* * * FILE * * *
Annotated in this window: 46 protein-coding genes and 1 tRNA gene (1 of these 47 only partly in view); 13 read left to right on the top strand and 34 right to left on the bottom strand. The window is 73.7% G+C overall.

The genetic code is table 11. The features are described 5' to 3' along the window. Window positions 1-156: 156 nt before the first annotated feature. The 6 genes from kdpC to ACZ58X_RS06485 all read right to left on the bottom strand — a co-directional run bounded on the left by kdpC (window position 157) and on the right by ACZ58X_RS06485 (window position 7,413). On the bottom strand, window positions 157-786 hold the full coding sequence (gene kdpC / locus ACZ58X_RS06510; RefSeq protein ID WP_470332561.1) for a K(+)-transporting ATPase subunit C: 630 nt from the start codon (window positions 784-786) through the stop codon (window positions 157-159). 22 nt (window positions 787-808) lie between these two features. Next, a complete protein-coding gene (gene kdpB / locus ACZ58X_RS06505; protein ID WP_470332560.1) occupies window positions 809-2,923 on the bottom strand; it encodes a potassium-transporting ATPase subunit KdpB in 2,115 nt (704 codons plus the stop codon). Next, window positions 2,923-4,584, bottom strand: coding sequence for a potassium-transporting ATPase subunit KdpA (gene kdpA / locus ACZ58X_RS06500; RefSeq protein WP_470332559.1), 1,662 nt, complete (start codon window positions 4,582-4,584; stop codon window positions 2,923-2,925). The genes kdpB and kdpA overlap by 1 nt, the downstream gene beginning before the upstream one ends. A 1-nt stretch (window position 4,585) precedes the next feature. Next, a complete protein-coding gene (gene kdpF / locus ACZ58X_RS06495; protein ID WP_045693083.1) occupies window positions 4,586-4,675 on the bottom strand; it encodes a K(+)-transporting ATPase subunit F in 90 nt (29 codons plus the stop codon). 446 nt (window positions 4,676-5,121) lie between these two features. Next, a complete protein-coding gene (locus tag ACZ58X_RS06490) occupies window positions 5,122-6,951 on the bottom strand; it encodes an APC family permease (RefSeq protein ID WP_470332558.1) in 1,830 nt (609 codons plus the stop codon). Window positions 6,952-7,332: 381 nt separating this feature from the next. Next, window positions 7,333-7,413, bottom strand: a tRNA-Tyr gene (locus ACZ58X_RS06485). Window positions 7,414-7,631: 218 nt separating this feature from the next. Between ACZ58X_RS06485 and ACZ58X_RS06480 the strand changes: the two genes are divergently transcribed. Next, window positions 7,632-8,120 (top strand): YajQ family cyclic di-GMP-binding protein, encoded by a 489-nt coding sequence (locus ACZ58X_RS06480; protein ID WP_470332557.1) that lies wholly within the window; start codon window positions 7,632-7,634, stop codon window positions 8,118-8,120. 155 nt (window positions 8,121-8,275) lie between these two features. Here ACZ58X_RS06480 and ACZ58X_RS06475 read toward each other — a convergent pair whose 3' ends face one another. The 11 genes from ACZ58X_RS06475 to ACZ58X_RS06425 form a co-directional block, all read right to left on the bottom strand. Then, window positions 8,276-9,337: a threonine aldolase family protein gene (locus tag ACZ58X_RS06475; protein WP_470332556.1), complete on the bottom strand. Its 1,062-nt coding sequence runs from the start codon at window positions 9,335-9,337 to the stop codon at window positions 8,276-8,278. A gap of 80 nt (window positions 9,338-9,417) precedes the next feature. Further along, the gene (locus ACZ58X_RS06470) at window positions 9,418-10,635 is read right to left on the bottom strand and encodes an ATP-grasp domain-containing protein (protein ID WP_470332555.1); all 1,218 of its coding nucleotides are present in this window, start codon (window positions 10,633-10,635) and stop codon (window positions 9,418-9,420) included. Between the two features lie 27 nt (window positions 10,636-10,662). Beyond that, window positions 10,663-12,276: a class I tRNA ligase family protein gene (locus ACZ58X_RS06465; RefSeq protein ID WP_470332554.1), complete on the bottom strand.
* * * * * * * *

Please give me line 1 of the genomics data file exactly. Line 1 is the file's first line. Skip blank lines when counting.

Annotated in this window: 46 protein-coding genes and 1 tRNA gene (1 of these 47 only partly in view); 13 read left to right on the top strand and 34 right to left on the bottom strand. The window is 73.7% G+C overall.